When you are about to purchase a new pet, there are an abundance of questions to consider in advance. Before walking into the pet shelter or rescue home, you must be clear about what kind of cat you want to get, so that you are not swayed by emotion when you get there. It would be far better to identify your exact expectations and hopes of what you’d like in a pet, so that you don’t regret the choice later on.  Here are some of the primary considerations when planning what kind of feline friend you should adopt:

Considerations About Which Kind of Cat Is Best for You 

  • Do you prefer a kitten, adult or senior cat? Bear in mind that though kittens are adorable, they are also small and fragile, and can easily get stuck or hurt. Adopting an adult cat means you run the risk of bringing in an abused cat into your home, since most shelters do not know the living history/trauma their rescue animals have gone through. An adult cat has had more time to live through challenges, and adopting an adult cat may mean that you will find bizarre behaviors, stress, and anxiety that have arisen from past abuses.  These may be difficult and time-consuming to work through, making it a challenge to build trust with your cat.  Senior cats pose their own drawbacks, since they are more likely to develop diseases such as kidney failure, etc.  However, senior cats usually are low maintenance pets; and adopting one is a merciful thing to do!
  • Are you up for a long-haired, shorthaired or hairless cat? Long-haired cats require frequent brushing, while shorthair breeds tend to need less diligent grooming. Hairless breeds (such as the Sphynx) have a large following since they can be such loyal and devoted pets, yet their coats need to be washed regularly, and they often require clothes/sweaters/wraps as they get cold easily. Decide how much effort and money you are willing to put into caring for your cat’s coat.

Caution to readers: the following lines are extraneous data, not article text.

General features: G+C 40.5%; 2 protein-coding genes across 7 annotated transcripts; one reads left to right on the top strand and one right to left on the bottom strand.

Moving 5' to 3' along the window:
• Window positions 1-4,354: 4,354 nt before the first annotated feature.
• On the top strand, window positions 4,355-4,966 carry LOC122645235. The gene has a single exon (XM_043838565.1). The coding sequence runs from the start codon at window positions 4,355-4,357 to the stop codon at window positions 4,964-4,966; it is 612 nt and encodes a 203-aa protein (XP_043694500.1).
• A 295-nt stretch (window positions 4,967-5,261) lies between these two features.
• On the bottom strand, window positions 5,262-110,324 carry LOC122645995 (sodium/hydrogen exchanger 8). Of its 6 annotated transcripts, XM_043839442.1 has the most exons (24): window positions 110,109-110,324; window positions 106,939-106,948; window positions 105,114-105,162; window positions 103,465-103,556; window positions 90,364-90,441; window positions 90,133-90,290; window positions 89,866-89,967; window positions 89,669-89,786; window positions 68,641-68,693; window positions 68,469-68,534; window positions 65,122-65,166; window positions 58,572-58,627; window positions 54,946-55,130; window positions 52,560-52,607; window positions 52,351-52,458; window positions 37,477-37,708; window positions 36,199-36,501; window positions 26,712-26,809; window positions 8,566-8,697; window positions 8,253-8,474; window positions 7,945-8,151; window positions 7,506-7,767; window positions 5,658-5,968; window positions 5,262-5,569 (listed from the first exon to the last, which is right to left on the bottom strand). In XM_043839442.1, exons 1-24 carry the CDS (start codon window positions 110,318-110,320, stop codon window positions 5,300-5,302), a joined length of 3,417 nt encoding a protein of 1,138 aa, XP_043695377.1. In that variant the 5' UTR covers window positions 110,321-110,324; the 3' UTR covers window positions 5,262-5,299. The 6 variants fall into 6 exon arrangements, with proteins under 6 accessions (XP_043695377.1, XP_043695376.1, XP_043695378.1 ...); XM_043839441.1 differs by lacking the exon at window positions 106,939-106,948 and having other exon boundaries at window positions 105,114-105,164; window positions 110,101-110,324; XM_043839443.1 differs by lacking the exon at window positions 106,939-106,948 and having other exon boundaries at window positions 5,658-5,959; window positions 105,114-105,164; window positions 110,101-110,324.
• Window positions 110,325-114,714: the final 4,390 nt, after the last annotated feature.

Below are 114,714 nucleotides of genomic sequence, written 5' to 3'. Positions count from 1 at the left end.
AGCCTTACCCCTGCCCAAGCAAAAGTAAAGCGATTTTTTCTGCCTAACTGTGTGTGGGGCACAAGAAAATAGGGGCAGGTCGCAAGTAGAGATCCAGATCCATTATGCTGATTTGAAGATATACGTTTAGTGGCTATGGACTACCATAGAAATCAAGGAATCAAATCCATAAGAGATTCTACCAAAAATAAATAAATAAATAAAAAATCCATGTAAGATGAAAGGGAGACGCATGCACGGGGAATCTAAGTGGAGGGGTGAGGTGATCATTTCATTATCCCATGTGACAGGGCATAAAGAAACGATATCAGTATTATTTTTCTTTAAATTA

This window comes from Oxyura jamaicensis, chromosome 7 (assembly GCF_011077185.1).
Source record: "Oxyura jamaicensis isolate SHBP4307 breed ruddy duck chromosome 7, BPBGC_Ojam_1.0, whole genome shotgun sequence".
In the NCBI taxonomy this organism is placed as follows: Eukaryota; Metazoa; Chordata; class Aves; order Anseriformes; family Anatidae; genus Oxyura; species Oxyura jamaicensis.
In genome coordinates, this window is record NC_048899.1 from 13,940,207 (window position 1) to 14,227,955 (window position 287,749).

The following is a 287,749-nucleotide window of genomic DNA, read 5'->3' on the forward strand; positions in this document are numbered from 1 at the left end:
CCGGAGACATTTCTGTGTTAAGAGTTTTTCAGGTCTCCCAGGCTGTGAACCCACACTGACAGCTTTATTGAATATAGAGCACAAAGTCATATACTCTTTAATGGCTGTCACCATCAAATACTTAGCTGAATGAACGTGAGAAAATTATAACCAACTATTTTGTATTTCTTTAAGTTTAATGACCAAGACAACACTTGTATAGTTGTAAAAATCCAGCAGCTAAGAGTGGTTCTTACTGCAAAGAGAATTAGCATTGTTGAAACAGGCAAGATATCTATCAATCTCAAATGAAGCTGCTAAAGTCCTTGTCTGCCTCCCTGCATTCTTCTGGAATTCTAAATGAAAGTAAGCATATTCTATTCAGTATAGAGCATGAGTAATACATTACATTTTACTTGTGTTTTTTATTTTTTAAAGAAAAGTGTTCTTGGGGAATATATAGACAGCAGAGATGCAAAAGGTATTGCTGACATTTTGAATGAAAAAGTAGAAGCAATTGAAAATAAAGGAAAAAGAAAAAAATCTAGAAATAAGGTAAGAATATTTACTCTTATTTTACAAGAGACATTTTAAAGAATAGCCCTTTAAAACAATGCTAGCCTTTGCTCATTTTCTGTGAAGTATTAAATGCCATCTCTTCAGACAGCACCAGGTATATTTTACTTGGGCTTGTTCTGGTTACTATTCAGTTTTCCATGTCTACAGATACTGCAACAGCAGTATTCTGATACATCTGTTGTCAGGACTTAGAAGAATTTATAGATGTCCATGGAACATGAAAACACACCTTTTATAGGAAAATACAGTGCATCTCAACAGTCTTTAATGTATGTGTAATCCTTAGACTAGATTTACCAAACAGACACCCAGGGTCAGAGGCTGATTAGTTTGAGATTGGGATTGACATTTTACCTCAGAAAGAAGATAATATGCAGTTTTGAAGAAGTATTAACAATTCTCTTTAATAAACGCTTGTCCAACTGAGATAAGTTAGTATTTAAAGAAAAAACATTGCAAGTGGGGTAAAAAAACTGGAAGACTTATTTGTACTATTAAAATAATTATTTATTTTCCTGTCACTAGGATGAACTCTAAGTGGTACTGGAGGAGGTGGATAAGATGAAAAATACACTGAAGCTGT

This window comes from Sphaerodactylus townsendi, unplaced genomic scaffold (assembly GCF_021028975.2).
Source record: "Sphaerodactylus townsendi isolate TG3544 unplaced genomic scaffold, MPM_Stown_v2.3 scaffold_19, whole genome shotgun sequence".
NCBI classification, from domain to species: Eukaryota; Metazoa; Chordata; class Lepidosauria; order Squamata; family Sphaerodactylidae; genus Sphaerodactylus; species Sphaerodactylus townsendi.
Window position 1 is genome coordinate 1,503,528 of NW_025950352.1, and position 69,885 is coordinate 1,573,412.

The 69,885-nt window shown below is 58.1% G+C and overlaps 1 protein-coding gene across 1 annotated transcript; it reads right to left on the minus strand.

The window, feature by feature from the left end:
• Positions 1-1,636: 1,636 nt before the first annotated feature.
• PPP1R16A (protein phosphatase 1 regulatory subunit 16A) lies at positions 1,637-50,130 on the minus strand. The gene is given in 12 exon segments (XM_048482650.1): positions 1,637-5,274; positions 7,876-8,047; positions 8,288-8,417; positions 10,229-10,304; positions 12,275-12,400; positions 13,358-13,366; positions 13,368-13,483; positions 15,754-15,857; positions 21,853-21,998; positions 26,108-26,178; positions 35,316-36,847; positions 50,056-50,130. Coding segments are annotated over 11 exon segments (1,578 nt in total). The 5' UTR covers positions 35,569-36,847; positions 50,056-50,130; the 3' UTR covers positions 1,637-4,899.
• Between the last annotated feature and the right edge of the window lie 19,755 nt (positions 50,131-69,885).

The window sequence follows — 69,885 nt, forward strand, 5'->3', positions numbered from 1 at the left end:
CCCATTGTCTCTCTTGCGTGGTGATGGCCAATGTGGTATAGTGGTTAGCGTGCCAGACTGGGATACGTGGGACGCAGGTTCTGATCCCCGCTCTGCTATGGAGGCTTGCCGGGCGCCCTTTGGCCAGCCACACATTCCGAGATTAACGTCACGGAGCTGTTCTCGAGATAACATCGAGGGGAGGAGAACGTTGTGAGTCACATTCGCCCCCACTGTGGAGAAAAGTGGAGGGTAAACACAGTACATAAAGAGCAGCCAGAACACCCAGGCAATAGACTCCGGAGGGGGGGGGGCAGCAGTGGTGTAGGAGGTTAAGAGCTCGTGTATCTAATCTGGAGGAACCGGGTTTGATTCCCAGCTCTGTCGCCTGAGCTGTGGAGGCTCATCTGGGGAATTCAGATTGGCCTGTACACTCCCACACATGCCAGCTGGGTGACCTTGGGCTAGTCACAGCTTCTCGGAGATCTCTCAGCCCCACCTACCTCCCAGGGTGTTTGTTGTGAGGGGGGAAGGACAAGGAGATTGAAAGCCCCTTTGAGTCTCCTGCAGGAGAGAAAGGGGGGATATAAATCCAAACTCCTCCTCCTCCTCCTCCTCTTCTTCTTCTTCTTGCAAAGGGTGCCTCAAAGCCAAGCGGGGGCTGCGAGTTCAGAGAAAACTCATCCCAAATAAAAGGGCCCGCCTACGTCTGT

• Does your lifestyle match a more active and exuberant cat, or would you be more comfortable with an easy-going lap cat? Some people prefer lounging cats than are content to meander or nap all day beside them, while others prefer a more vivacious companion who will engage with them at every turn. Whether you are looking for a stealthy Abyssinian or a lazy Ragdoll, make sure you decide what you expect so you don’t purchase a cat with an opposite lifestyle to you!
  • Is your ideal cat aloof and quiet or will he keep you company and make endearing noises and chatter all day? Siamese cats are known for being “talkers” while Birman cats tend to seldom say a word. In a house of numerous people and a dog or two, a tongue-tied feline might be just for you, while those who live alone might not mind the croaks, mews and chatters of a happy kitty.
  • Would you prefer a purebred cat, and exotic cat or a mixed breed? There are numerous creative cat breeds and hybrids of wild cats. From beauty-marked Bengals to tiny-eared Scottish fold kitties, to tamed feral cats.  Cats are as diverse a domestic pet as you will find, so be certain that you know what you are looking for, and you understand the training and living space your specific type of cat will require.

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